It was his life-long love of the poetry of Yeats which drew Leonard Cohen to perform at Lissadell House in Co Sligo in 2010. Of that there is no doubt.
Edward Walsh, current owner of the house, saddened by the legendary singer's death, recalls how the two dream concerts became a reality.
"When the concert promoter, John Reynolds, a close friend of ours, first raised the idea of a concert at Lissadell with me, I was wary. He mentioned July and I thought,: 'Oh no, the height of summer, the house and grounds will have to be closed'. But as soon as he said, 'Well, this is a state secret, I am thinking about Leonard Cohen, I've already spoken with him and he likes the idea', that made it completely different, I knew we had to do it."
Walsh described the natural grace and humility of the man who had arrived at Lissadell on the morning of the first concert, July 31st, 2010, in a 20-seater mini-bus. “No airs, no arrogance, just a desire to please his ‘friends’, that’s how he referred to his fans, as his friends.
“I’d always been a fan of his music. But even so, he was a huge figure, so I had been expected him to pull up in a limousine. But no, Leonard Cohen was not like that. ‘What this?’ I wondered as a white bus arrived. ‘Where’s Leonard Cohen?’. He was in the bus. He was so thrilled to be at a place he associated with Yeats.”
In 2003, Walsh had together with his wife, Constance Cassidy, purchased the historic house, built between 1830 and 1835 as the family home of the Gore-Booth family.
Reynolds, creator of the Electric Picnic, who had got to know Cohen, encouraged the singer to resume touring. Aside from feeling that Cohen, who had retreated to a Zen monastery in California, had more to offer as a performer, there was a pressing practical reason.
Cohen had discovered he had a critical financial problem; his manager would eventually be convicted of embezzling his fortune and he was broke. Reynolds was aware of the singer’s love of Yeats and general interest in Ireland.
Revered internationally, Cohen has always enjoyed a devoted following in Ireland. In June 2008 he had performed three sell-out concerts at the Royal Hospital Kilmainham, the first such events to be held there. Reynolds had an even bigger idea, a concert under the shadow of Ben Bulben.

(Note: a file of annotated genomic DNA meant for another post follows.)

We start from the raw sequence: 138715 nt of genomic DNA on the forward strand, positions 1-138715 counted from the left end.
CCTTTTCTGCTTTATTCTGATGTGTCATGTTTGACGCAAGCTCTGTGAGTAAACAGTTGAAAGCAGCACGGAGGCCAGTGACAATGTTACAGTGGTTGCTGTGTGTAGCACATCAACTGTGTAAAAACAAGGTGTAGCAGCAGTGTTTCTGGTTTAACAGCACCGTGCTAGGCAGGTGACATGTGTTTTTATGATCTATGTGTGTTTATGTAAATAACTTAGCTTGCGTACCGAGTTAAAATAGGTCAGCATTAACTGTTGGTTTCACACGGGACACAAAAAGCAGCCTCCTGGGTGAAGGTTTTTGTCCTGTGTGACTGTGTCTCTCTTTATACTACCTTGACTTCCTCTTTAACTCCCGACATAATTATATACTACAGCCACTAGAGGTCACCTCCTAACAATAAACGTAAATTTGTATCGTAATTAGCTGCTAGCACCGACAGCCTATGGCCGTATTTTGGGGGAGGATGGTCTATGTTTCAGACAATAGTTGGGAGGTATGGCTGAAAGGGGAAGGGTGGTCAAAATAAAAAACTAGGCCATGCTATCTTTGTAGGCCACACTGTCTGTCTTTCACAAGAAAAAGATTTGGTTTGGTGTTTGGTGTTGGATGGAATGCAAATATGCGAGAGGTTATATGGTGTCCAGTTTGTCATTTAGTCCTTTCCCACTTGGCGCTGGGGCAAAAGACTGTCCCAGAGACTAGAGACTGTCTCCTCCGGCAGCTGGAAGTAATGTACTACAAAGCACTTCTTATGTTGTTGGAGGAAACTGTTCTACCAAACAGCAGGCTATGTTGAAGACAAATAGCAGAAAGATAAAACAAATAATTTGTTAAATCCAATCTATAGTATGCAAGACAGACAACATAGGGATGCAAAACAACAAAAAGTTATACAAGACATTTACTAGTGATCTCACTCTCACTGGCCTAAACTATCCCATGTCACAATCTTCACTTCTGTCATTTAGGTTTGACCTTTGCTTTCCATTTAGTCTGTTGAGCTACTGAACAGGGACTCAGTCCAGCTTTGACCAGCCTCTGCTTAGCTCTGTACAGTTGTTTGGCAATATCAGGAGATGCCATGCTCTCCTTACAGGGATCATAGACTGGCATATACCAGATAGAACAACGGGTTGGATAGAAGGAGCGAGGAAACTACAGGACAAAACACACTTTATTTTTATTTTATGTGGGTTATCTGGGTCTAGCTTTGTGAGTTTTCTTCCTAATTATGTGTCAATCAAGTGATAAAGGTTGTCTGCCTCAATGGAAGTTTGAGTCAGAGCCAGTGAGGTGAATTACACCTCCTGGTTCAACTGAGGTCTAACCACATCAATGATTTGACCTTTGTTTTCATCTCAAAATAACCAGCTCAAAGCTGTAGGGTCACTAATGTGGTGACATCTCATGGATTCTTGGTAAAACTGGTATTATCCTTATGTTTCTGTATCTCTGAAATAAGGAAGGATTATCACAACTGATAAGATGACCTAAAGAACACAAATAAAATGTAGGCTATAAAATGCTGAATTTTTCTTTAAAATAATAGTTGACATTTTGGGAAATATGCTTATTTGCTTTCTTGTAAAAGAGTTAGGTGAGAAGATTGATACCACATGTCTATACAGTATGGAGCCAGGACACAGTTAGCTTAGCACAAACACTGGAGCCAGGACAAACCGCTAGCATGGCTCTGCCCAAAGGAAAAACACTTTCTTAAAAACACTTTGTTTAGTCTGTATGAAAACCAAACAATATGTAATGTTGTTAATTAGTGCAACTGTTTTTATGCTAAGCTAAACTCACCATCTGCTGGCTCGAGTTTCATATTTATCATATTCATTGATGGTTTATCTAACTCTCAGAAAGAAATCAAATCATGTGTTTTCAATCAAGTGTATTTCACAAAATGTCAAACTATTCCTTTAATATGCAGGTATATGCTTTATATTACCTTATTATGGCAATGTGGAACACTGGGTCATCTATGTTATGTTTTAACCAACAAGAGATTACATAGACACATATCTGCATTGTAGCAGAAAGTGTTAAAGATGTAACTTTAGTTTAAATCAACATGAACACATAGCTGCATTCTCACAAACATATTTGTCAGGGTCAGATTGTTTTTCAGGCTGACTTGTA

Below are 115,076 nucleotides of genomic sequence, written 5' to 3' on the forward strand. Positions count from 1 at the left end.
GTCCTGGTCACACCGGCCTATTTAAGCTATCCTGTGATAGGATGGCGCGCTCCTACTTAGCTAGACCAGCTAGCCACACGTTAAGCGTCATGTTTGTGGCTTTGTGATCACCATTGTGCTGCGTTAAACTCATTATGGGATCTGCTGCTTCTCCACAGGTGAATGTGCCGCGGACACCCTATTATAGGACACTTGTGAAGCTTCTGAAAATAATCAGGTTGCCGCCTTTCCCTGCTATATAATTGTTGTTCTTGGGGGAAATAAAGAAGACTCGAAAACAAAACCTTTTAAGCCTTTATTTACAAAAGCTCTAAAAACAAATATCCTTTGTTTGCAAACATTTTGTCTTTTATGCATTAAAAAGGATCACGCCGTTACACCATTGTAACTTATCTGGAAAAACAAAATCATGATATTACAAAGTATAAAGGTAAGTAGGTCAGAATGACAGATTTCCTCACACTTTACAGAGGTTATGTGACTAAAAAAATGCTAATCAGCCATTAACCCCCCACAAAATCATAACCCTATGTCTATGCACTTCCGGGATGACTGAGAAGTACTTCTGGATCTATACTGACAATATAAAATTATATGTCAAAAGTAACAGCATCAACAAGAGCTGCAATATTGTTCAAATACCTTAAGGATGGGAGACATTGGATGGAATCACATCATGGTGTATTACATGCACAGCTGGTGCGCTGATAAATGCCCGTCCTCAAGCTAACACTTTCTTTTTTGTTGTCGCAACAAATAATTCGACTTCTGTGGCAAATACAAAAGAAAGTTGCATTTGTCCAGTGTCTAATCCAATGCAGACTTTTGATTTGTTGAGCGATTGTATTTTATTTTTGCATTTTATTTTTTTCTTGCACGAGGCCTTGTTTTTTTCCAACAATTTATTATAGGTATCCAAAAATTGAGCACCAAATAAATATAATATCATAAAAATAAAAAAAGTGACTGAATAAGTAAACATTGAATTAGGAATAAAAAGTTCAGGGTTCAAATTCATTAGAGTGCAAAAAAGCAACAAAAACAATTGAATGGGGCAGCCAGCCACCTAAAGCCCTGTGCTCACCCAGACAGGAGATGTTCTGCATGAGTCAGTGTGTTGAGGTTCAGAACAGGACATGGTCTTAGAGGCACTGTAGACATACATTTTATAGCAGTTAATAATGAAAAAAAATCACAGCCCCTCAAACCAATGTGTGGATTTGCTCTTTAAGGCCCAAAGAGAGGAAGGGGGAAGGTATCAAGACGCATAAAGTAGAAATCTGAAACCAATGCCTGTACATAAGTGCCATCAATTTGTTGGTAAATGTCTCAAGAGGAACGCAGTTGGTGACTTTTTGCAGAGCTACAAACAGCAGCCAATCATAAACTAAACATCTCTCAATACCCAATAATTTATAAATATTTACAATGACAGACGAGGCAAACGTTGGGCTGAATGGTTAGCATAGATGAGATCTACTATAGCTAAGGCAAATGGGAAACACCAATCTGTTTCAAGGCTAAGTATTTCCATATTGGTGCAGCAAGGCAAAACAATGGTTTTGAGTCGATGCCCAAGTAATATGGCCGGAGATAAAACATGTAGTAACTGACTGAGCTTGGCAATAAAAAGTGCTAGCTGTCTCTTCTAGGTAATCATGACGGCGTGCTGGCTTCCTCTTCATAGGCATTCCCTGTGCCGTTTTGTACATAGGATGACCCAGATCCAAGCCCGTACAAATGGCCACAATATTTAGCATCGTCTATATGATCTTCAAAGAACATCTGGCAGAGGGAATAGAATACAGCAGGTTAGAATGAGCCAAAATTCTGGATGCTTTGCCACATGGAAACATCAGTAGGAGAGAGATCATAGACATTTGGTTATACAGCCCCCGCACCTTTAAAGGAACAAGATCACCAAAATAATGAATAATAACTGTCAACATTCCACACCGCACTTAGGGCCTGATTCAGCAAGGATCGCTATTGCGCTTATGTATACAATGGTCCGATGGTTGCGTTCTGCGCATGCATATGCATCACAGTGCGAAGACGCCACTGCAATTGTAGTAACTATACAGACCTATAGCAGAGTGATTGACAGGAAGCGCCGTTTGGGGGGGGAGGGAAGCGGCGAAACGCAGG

On the morning of the first Lissadell concert Cohen rehearsed from about noon until mid-afternoon. He then returned to rest in the coach house, which served as a band dressing room for the weekend.
“I had asked about a week earlier if Leonard Cohen would consider opening the Yeats Gallery I had been assembling by collecting material such as books, prints, paintings, letters and other memorabilia,” says Walsh. “It seemed ideal to ask him but his manager said no. ‘Mr Cohen doesn’t do that kind of thing’ was the firm refusal. It was very formal and I was disappointed.”
Walsh is resourceful though. “I had left all the doors open, deliberately, leading from the Green Room, where he was, to other exhibition areas, culminating in the Yeats Gallery.”
The couple were outside checking the stage, when Walsh’s phone rang. “To my amazement it was the manager who said, ‘Mr Cohen would be honoured if he could be permitted to open the exhibition’. I turned to Constance and said, You’ll never believe this. We were so blown away.”
Meanwhile in the Yeats Gallery, Cohen was standing looking at a signed first edition of A Vision by Yeats, a collection of writings on mystical, philosophical and historical themes. Cohen was also interested in the occult, a subject to which the Gore-Booth sisters had introduced Yeats. “I took the book out of the case and presented it to Leonard Cohen,” recalls Walsh.
“The first of the two concerts at Lissadell even included a rainbow, and the second one finished with a soft west of Ireland mist.”
His lasting impression of Leonard Cohen? “Just sublime, a beacon of light. He lifted everyone’s spirits. Meeting him was the same.”
Cohen visited Yeats’s grave in the churchyard at Drumcliffe. He signed the visitors’ book: “Leonard Cohen, Montreal. Sublime.”
When I met him during the interval at the Saturday concert, he told me he was a pilgrim. He has come to Lissadell on a pilgrimage. “I’ve always loved Yeats,” he said, smiling his wry smile.
In common with anyone who had met him, I was struck by Leonard Cohen, a gentle, gracious and courtly man. His songs are about being alive; trying to live, love and arrive at some understanding of it all. He loved beauty and understood pain; his songs both ease and console. The rainbow merely added to the magic.